LOXLEY, Alabama — The Town of Loxley hopes a grant will pave the way to providing access between two major distribution centers being built in the town’s Industrial Park.
At its meeting Monday, Aug. 9, the Loxley Town Council voted unanimously to apply for funding through the Alabama Industrial Access Road and Bridge Corporation to widen and improve drainage and resurface County Road 49 beginning at the south end and traveling north to the new Aldi Distribution Center.
The town is requesting $1.755 million in funds for the project, which will include a 20 percent match, bringing the total project to just over $1.9 million.
According to information provided in the grant proposal, the purpose of the proposed project is “to support the new Lynx-Dade Paper Distribution facility expansion that is being constructed n Loxley.
Local officials were joined by Alabama Gov. Kay Ivey, state and county officials in July to break ground for the upcoming 220,000-square-foot building located along County Road 49.
Imperial Dade’s new facility is set to bring more than $20 million in total investment to Baldwin County, with plans to create 55 new jobs. Dade Paper currently has 65 employees.
Phase 2 of the development is currently being marketed, offering a total of 250,000 square feet in two additional buildings capable of accommodating tenants as small as 20,000 square feet.
The proposed improvements are needed to accommodate increased traffic flows from the new Dade Paper facility, as well as the recently constructed Aldi Distribution Center, according to the application.
Ivey joined retail officials, along with representatives from local, county, state and national governments breaking ground in February on the 564,000 square-foot office and warehouse which will support ALDI’s growth throughout the Gulf Coast. The project is set to bring approximately $100 million in capital investment in Baldwin County.
In other business Aug. 9, the council voted to approve additional building code compliance services with Rimkus Building Consultants Inc. for the new Aldi facility.
The items included detailed fire protection plans for the main warehouse building and complete plan sets for three free-standing buildings on the Aldi property, including the construction of a guardhouse building, a pumphouse building and a dispatch building on the property.
The council also approved a change-order form for the improvements with Rimkus Building Consultants.
The proposed changes will increase the original contract price of $185,000 to $234,000, an additional $49,000.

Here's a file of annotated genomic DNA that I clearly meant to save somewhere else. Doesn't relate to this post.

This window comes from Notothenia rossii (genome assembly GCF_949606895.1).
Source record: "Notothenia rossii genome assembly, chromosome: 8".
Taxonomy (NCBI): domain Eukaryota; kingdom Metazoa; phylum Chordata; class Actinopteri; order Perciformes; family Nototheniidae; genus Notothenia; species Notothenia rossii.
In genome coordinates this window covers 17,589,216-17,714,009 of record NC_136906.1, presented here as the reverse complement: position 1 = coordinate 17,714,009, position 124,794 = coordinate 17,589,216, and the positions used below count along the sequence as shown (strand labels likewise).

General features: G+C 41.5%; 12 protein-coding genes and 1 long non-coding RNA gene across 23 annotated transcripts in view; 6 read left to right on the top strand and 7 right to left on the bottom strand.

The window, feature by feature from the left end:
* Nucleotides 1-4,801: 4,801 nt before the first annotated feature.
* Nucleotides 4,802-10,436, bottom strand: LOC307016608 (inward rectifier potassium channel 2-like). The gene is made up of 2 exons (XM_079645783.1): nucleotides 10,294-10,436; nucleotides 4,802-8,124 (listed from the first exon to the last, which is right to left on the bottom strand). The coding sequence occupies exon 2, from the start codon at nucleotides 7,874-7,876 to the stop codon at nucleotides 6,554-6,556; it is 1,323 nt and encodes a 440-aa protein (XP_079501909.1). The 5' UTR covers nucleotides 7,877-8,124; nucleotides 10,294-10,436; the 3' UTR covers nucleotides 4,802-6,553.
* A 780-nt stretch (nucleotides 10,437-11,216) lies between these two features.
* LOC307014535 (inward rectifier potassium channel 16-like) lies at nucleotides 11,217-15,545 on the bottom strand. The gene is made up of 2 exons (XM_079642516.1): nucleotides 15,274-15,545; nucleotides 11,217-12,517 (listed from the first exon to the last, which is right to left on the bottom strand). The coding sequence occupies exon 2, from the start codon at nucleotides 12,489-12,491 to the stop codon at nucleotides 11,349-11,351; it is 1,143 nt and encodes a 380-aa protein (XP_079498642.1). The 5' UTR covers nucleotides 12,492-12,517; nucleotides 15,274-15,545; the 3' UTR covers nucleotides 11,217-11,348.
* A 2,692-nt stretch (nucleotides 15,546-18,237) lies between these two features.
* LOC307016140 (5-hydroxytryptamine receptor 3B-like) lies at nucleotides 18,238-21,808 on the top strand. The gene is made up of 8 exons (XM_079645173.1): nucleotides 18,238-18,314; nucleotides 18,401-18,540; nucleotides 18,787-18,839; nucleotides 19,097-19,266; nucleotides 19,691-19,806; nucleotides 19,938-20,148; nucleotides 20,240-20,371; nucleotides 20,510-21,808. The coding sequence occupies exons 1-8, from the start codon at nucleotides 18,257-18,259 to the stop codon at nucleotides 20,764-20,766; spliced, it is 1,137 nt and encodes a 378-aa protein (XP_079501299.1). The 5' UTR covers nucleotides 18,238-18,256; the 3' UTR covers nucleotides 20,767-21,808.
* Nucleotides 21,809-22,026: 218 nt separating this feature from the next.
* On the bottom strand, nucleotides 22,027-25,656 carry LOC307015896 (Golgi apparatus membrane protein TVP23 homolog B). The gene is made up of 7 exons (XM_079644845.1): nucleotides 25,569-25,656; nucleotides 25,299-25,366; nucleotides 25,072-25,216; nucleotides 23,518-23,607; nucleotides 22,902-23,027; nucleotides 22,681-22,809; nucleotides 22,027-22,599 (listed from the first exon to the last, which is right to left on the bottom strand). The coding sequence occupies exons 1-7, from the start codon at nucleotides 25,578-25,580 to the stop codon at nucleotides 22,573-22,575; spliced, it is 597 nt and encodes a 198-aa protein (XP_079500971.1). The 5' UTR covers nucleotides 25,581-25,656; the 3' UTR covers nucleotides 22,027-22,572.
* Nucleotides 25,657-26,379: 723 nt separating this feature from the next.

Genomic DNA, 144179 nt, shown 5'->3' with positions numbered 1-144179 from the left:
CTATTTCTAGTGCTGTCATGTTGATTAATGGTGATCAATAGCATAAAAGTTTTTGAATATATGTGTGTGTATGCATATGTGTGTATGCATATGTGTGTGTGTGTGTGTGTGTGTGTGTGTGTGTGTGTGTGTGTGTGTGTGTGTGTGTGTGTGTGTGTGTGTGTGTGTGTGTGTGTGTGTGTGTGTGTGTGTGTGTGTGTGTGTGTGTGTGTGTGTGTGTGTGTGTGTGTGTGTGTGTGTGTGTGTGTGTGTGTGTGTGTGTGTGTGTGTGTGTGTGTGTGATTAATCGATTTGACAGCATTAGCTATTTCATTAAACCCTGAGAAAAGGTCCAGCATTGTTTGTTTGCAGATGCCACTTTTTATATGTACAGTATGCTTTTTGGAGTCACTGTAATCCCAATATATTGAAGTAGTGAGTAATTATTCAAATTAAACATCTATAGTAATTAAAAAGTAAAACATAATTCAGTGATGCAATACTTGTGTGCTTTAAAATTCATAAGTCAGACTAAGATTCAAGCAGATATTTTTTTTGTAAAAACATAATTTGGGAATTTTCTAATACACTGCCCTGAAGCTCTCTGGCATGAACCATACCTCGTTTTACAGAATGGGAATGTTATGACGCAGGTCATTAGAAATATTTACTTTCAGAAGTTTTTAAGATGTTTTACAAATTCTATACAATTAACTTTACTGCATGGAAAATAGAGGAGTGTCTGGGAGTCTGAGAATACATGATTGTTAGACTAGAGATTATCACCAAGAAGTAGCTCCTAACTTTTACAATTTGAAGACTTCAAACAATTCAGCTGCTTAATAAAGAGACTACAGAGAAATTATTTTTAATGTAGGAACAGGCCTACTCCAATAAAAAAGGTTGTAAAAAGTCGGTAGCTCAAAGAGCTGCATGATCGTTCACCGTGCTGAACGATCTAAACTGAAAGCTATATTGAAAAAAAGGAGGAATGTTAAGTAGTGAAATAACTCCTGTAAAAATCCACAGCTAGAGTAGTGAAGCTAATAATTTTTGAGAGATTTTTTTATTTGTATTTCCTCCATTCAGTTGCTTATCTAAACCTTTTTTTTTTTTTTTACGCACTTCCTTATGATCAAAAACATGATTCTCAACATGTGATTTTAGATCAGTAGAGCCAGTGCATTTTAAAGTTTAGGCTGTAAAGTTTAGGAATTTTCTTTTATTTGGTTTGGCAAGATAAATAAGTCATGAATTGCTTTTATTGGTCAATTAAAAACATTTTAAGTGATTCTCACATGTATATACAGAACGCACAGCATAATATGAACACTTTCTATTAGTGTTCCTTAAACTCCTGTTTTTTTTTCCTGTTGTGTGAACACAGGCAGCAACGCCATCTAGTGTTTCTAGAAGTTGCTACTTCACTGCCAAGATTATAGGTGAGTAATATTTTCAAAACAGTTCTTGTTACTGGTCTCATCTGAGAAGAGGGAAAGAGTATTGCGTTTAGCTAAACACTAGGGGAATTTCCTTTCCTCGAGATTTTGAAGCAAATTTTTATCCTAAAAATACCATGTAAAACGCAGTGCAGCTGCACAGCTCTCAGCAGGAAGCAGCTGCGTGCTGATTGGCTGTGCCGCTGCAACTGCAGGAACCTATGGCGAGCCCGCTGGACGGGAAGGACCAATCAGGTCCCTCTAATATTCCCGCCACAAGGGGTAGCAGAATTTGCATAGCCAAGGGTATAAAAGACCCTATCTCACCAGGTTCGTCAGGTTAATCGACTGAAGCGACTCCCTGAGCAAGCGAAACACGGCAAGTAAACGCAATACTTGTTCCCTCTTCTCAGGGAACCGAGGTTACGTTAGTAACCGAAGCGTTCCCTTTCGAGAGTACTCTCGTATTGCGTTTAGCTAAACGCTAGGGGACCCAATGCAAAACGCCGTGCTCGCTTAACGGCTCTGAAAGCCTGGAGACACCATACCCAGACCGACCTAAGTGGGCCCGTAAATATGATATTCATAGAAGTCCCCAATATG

Also on Aug. 9, the council approved proposed spending for distribution of American Rescue Plan Funds.
In May the U.S. Department of Treasury announced the launch of the Coronavirus State and Local Fiscal Recovery Funds, established by the American Rescue Plan Act of 2021, to provide $350 billion in emergency funding for eligible state, local, territorial and Tribal governments.
“State local, territorial and Tribal governments have been on the frontlines of responding to the immense public health and economic needs created by this crisis,” according to a release issued by the U.S. Department of Treasury. “As a result, these governments have endured unprecedented strains, forcing many to make untenable choices between laying off educators, firefighters and other frontline workers or failing to provide other services that communities rely on.”
According to the Resolution, municipalities are classified as indirect recipients and funds requested will be distributed from the non-entitlement units, which have been allocated $19.5 billion to assist in Coronavirus state and local fiscal recovery applications.
According to the release, the funds allocated will provide relief to:
Funds will provide flexibility for each jurisdiction to meet local needs, according to the release, including support for households, small businesses, impacted industries, essential workers and the communities hardest-hit by the crisis. Funds also deliver resources the recipients can invest in building, maintaining or upgrading their water, sewer and broadband infrastructure.
Local governments should expect to receive 50 percent of the funds in 2021 with the balance delivered 12 months later, according to the release.
As of June 30, the town has received $362,041.55 in funds with plans to receive an equal payment in 2022.
The council approved spending a total of $230,000 of the funds for monitoring and controlling the town’s water and wastewater facilities, including $50,000 on Supervisory Control and Data Acquisition (SCADA), $165,000 for meters and $15,000 for a GIS/Mapping system.
Also on Aug. 9, the council: